Thursday, April 20, 2006

Why I love garden blogs

I've been asking myself lately, "Why do I garden blog? Why do other gardeners blog?" and I have come to the conclusion that we do it primarily because we've been given the opportunity to show what magazines and newspapers don't-- real gardens. I read a lot of garden blogs and see more popping up every day and what keeps me coming back are the daily triumphs and tribulations of people doing their own gardening. I have learned so much from other garden bloggers and the more I read, the more excited I become about gardening (if that's even possible).

I often have the uncomfortable suspicion that gardens celebrated in magazines, on TV and to a lesser extent in newspapers are not maintained by the people who own them. There's just something missing. There's a unique joy in personal garden blogs you don't see anywhere else, not to mention the fact that blogging beats all news media in terms of freshness.

Your first rose of the season is blooming this morning? Blog it in real time. Snails are eating your prized dahia? Blog it in real time. We share your pain and we might even be able to pass on a snail-proofing tip you can implement mere minutes after you discover the little buggers munching away. You just made your first salad from greens and edible flowers you grew yourself? Blog it and thanks for the vicarious thrill. Salad for two, but enjoyed by hundreds and immortalized forever on the web.

Garden blogs are welcoming. They're a way of saying, "Howdy, neighbor! Come have a peek over my fence and see what we're growing here." They're a way of sharing your love of gardening with "neighbors" all over the world who also happen to be avid gardeners. Not all neighbors are. Most of mine cut a monthly check to landscapers, so I rarely have an invitation... or reason... to peek over their fences. Garden blogs help gardeners connect. I suspect most of us have more dirt in our keyboards than your average blogger. I suspect most of us have more plant tags on our desks than your average blogger.

I also garden blog to help me remember what I planted, when I planted it, and what it looked like in bloom. Even more exciting, I can show you what it looked like when it was ready to eat! I'm growin' my own dang food here... you've got to see this! This is my public blog, but it's also my personal diary. And because there's so much going on locally in the way of gardening events, it's hard not to want to make note, and as long as you're making note, you might as well share with other gardeners... of all thumb colors.

I still can't get over the fact that Blogger hosts my blog for free and allows me to upload as many photos as I want. Thank you, Blogger. Blog on, gardeners!

5 comments:

  1. I couldn't have said it better myself. I think I like blogging about gardening as much as I like the gardening itself. It really is a virtual neighborhood and ALL your neighbors are avid gardeners! Mecca!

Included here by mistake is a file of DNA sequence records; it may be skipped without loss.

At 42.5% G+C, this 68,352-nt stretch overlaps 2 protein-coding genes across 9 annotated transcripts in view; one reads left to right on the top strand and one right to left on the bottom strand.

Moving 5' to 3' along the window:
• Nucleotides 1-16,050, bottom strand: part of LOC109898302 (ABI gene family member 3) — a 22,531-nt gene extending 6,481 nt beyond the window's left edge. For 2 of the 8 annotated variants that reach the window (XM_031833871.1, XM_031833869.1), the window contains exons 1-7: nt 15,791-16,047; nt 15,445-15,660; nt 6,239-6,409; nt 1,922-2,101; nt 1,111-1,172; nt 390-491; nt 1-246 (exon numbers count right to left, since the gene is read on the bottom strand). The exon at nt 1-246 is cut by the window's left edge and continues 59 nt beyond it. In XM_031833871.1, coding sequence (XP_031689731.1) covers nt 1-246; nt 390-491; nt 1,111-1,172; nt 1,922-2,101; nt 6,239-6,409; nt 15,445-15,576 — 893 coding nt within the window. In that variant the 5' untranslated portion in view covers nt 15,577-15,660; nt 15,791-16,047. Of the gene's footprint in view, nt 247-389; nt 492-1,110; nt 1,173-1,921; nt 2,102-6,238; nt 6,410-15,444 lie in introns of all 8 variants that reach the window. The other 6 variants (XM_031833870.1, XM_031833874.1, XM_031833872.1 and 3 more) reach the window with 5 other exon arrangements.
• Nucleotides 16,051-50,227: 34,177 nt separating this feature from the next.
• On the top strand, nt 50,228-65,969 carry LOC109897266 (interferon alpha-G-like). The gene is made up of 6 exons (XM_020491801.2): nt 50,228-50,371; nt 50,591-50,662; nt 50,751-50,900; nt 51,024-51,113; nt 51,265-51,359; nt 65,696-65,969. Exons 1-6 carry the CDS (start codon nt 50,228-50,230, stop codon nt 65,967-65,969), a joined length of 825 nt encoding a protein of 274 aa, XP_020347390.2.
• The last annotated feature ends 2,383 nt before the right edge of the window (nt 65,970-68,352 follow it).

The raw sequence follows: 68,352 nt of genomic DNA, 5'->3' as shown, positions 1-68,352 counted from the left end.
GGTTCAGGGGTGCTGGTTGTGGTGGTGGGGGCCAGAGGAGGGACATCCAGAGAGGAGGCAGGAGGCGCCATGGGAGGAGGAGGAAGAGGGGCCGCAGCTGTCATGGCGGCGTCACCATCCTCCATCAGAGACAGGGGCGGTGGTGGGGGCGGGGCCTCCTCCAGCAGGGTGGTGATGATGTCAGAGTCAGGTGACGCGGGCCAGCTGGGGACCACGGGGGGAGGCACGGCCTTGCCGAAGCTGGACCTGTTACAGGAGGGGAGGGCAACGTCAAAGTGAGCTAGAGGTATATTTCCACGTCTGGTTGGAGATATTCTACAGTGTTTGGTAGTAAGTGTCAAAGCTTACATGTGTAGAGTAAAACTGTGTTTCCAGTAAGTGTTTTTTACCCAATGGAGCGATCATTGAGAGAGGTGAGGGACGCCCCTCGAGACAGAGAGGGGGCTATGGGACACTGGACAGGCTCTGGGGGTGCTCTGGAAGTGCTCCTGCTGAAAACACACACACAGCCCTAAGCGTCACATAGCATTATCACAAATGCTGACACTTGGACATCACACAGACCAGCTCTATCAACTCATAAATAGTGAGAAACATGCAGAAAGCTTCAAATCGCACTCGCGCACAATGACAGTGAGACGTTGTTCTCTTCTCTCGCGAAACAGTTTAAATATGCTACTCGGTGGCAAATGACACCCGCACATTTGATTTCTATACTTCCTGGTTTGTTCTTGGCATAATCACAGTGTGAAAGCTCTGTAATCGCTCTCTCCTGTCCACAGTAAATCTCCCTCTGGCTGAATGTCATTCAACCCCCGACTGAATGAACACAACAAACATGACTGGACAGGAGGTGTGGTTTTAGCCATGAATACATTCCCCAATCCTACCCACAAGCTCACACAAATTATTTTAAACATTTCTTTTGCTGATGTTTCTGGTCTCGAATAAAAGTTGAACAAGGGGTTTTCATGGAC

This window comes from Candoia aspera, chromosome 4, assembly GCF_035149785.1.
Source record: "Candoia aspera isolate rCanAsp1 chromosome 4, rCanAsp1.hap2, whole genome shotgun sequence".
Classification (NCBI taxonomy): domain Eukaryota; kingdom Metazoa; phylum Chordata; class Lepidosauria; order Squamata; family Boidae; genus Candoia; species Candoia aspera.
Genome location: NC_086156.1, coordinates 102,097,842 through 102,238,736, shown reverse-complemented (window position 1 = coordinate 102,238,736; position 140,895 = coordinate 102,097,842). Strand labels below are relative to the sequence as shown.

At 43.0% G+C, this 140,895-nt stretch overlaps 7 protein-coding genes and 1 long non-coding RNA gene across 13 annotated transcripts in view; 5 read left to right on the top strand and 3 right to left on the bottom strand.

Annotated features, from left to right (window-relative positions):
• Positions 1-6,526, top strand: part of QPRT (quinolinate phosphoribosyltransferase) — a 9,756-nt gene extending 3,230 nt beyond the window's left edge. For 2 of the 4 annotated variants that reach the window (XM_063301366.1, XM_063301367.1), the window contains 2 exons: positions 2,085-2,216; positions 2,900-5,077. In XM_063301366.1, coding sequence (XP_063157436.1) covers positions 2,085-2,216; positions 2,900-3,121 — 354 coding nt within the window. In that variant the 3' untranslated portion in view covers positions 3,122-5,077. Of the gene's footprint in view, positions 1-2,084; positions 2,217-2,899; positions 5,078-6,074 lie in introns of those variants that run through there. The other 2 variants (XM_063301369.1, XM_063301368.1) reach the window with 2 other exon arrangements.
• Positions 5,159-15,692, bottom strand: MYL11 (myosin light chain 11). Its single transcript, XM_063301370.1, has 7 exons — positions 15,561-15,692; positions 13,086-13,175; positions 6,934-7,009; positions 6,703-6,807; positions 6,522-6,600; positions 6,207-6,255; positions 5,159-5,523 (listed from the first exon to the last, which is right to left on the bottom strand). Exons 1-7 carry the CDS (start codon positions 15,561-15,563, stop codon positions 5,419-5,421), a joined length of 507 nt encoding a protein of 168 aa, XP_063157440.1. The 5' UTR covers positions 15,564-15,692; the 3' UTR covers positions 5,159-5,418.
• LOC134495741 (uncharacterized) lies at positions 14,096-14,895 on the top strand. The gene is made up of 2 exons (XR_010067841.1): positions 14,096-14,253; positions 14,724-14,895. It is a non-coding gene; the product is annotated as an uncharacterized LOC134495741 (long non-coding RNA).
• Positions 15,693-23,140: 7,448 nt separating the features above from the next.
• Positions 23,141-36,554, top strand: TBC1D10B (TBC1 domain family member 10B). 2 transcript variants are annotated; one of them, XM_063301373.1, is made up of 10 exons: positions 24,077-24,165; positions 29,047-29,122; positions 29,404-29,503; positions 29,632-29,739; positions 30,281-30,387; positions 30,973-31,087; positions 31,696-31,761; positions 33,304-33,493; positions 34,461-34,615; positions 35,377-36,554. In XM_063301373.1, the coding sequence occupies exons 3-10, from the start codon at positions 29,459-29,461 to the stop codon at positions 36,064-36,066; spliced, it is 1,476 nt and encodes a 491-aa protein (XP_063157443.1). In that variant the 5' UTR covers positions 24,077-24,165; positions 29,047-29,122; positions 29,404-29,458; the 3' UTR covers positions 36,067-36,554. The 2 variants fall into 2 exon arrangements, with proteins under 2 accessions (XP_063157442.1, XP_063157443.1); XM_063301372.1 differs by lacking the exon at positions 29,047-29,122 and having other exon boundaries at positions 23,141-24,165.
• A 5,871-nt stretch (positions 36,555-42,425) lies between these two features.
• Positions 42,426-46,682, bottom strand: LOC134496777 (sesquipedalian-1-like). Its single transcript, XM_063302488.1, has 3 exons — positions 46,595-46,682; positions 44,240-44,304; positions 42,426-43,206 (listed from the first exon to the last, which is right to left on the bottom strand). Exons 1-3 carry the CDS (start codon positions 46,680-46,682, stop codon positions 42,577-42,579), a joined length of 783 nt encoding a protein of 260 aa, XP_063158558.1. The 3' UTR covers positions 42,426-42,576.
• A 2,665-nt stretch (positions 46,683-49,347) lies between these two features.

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  2. Yes, there is a general hunger for the shared experience. Reading blogs is so addictive, and following the links from one garden blog to the next produces some kind of pattern or design on gardening in America.

    Also, it probably is helpful to realize that we are normal, not crazy when following our muse, since we can see other gardeners all over the world going overboard, too!

    Annie in Austin/Glinda from the DivasoftheDirt
    (Sorry, it's not a blog, just a garden website about gardening with your friends)

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  3. I like reading the different garden blogs since it gives me an insight into the gardening public, who are our customers. Garden Magazines are nice to read and look at, but rarely do they give an insight into what “regular” gardeners are thinking. In the garden center trade this info is invaluable. Blogs allow you, any time day or night, to reach people from all over the globe. I get a kick out of comments from people in Australia, or Indiana concerning something I wrote about in my blog. What a great tool for bringing people together who share a common interest.

    I write a blog for our garden center as it allows me to communicate ideas and information whenever the thought occurs. It helps to create a bond with my customer’s, with the free exchange of ideas.

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  4. I totally agree. I never thought that my blog would be as useful for me - but already I am looking back for sowing dates etc.

    I also read a wide range of garden blogs and really enjoy their successes (and failures).

    I am trying to add as many new links to my list of garden/allotment blogs, so please contact me if you read this and want to be added.

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  5. You put your trowel right on the spot, Angela. Blogging is a great way to build community with a diverse and interesting group of folks.

    I am lucky to have a friends nearby who share the gardening bug, so I can see their gardens, but I learn so much from reading about other's gardens all over the country. I no longer have to wonder what is is like to garden in zone 8, I can read all about it!

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